Readers can reach their own conclusions about the relative importance of these exhibits being publicly posted, but I’ll share a little perspective from my experience covering the trial so far: it has been challenging for me to take accurate and complete notes on everything happening during the course of live testimony. The admitted exhibits are often posted on a public screen during the live testimony, but then they’re taken down after the questioning moves to another subject. Unlike Judge Mehta and the lawyers in the case, reporters and members of the public aren’t able to keep a hard copy of the exhibit to refer back to. The content of the exhibits may be read into testimony — in which case it will be somewhat preserved in the trial transcripts — but oftentimes it is not. So if the exhibits are not posted publicly somewhere, the information in the exhibits will only make it out of the courthouse if a reporter or member of the public writes it down quickly enough; it’s not easy to do this for longer exhibits, especially when you’re also trying to follow the ongoing testimony.
We will see how Google and DOJ — and Judge Mehta — work out this issue tomorrow. Nylen tweeted that Bloomberg will be sending a First Amendment lawyer to argue on behalf of the right of public access to exhibits if necessary.
Dischler’s testimony continues
Google ad executive Jerry Dischler remained on the stand for more than half the day today, facing cross examination from Google and redirect examination from DOJ and the States.
Google’s lawyer spent a significant portion of his cross examination asking Dischler about the “digital advertising pie” that Google competes for a piece of. According to Dischler, Google faces fierce and growing competition from other tech giants like Meta, Amazon, and TikTok.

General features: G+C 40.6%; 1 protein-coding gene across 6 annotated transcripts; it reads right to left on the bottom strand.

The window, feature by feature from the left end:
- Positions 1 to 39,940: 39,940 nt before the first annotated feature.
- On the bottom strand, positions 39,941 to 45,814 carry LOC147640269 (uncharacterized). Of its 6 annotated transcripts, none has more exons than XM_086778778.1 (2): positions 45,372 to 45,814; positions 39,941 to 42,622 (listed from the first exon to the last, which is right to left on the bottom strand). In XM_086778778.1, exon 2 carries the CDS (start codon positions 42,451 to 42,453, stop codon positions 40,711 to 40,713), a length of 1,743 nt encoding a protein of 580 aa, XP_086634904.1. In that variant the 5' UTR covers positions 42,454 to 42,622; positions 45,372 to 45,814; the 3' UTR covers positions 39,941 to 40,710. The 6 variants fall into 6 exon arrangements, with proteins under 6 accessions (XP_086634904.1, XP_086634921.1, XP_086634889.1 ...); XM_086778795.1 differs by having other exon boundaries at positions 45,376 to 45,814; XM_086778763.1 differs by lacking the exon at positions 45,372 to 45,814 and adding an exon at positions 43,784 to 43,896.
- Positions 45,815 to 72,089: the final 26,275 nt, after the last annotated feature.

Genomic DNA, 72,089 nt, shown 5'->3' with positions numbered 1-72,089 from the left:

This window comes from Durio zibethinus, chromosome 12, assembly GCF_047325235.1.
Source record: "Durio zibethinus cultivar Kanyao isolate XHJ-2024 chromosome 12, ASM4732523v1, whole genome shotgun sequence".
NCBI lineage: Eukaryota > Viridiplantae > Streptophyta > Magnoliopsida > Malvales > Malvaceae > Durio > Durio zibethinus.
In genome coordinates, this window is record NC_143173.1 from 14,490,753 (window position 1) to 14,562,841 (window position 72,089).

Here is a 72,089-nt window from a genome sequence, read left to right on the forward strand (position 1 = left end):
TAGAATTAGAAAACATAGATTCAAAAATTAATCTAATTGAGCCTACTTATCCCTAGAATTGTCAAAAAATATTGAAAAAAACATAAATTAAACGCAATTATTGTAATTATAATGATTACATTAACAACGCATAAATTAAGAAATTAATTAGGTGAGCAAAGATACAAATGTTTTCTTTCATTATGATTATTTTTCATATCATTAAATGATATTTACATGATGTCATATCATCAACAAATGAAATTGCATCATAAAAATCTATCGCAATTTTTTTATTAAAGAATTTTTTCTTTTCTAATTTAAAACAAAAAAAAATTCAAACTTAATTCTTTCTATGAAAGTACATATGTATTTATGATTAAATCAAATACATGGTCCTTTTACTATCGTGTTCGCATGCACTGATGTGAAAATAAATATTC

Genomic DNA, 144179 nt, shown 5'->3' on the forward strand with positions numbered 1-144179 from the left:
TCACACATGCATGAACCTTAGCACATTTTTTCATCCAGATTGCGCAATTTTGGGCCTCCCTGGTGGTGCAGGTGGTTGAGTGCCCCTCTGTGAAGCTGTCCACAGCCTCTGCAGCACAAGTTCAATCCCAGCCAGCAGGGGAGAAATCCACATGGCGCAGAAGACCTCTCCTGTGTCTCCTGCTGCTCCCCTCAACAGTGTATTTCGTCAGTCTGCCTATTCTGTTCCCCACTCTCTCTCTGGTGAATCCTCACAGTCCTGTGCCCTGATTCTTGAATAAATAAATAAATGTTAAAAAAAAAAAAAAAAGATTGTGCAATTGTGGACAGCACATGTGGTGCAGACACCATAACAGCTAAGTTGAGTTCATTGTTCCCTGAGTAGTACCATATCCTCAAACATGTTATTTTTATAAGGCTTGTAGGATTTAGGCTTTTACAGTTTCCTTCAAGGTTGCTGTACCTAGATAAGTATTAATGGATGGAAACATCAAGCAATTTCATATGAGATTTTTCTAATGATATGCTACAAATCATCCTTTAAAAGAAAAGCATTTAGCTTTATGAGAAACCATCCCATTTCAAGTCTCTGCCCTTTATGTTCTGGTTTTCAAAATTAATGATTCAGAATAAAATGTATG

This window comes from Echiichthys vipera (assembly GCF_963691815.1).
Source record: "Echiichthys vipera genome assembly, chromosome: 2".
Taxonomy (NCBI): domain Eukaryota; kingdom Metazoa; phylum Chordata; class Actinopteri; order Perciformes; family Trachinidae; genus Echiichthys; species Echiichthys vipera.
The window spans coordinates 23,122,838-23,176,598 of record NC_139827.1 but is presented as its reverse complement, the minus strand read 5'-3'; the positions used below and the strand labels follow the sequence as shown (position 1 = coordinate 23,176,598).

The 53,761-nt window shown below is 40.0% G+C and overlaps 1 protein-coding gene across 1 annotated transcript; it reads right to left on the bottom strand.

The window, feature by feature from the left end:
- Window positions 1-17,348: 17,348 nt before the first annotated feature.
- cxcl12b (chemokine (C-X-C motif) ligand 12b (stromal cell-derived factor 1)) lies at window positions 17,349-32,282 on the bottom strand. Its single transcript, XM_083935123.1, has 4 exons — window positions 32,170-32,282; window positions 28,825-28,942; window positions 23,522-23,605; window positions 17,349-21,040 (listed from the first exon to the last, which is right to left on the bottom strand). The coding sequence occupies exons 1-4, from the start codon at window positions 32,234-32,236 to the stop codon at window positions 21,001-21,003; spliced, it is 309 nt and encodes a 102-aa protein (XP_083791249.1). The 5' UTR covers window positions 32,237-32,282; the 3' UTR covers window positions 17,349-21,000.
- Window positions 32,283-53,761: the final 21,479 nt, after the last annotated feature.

Additionally, Dischler disputed the DOJ’s contention that search ads are more valuable than other kinds of digital ads, because non-search digital ads “do not enable advertisers to target customers based on specific queries and are generally aimed at customers who are further from the point of purchase” (from Paragraph 99 of the DOJ’s complaint). Dischler added that the concept of a “purchase funnel”, which is also referred to in the DOJ’s complaint, is obsolete.
The likely intent of this testimony was to undermine DOJ’s claim that search advertising is a relevant antitrust market; instead, Google competes in a broader digital advertising market, in which it is losing market share to competitors like Amazon.
One other note: I intended to return to some more notable details of Dischler’s testimony from yesterday. I was going to use the exhibits on DOJ’s site to revisit this — which I can’t anymore — but Jason Kint posted a helpful Twitter thread that covers a lot of Dischler’s testimony. (Still, he linked to some exhibits on DOJ’s site that are not currently accessible.)
There was some other testimony from two other former/current Google employees who led finance teams — John Yoo and Mike Roszak — but the big issue today was really the public exhibits. Rozsak’s testimony discussed Apple’s 2012 replacement of Google Maps with Apple Maps, which bears on the power of defaults, but we should get to hear more from him about this when testimony picks up tomorrow. We might also get to see the document that prompted the arguments over the public exhibits as Judge Mehta said he’d rule on its admissibility after the parties submitted short briefs on it in the evening. That’s all I have for now.